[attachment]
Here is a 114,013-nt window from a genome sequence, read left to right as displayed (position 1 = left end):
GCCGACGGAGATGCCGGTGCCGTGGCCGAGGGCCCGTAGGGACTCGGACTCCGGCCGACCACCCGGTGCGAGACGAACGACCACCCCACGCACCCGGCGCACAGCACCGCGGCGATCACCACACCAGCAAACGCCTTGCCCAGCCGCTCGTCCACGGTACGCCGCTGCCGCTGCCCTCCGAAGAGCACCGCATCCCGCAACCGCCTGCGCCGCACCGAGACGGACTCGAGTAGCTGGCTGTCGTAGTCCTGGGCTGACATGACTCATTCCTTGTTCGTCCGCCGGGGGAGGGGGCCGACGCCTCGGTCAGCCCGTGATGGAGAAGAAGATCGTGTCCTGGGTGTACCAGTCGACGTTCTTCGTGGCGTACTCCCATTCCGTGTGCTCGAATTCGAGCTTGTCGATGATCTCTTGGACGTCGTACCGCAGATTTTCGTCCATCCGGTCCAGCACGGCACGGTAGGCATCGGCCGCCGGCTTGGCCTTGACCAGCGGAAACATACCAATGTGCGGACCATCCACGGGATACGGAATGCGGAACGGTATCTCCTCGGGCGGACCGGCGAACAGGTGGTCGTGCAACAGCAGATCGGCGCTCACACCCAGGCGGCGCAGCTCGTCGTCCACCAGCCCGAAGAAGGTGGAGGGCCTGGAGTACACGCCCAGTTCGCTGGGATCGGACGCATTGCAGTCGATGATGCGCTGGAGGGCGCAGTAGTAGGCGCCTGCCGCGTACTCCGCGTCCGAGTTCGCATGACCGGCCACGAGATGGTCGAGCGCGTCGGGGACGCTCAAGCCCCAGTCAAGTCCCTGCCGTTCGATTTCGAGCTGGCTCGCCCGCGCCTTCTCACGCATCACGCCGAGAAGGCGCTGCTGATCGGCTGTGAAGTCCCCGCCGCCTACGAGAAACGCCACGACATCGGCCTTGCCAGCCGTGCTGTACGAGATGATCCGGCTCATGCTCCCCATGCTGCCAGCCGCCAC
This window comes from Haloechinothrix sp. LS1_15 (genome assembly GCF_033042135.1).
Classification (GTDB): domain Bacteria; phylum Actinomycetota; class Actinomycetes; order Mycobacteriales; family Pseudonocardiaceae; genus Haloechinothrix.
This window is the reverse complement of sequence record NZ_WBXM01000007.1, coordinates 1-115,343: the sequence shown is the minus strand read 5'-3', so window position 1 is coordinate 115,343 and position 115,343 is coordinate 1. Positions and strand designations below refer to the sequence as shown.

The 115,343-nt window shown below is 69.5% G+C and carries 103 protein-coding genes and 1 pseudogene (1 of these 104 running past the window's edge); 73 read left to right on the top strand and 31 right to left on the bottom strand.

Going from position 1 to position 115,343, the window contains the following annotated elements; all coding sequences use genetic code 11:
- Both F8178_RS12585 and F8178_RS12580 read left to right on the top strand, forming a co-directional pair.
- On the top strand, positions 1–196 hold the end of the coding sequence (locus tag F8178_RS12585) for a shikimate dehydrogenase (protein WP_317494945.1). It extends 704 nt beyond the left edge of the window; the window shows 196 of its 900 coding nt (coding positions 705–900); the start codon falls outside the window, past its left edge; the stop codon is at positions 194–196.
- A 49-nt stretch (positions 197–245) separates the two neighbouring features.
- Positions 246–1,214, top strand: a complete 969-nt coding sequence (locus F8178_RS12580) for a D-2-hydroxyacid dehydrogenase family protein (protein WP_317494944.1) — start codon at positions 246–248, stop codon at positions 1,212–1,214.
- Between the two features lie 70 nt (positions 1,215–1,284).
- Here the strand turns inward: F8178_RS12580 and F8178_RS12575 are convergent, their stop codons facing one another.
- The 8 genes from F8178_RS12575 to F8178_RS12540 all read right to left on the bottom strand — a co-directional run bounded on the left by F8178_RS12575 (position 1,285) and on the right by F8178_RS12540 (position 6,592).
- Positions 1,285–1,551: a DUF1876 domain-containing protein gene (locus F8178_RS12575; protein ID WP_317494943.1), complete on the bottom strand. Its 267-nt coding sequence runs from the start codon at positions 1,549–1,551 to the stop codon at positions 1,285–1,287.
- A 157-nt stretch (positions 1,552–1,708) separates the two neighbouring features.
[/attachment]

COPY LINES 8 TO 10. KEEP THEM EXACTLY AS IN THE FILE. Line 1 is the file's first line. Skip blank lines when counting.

- Both F8178_RS12585 and F8178_RS12580 read left to right on the top strand, forming a co-directional pair.
- On the top strand, positions 1–196 hold the end of the coding sequence (locus tag F8178_RS12585) for a shikimate dehydrogenase (protein WP_317494945.1). It extends 704 nt beyond the left edge of the window; the window shows 196 of its 900 coding nt (coding positions 705–900); the start codon falls outside the window, past its left edge; the stop codon is at positions 194–196.
- A 49-nt stretch (positions 197–245) separates the two neighbouring features.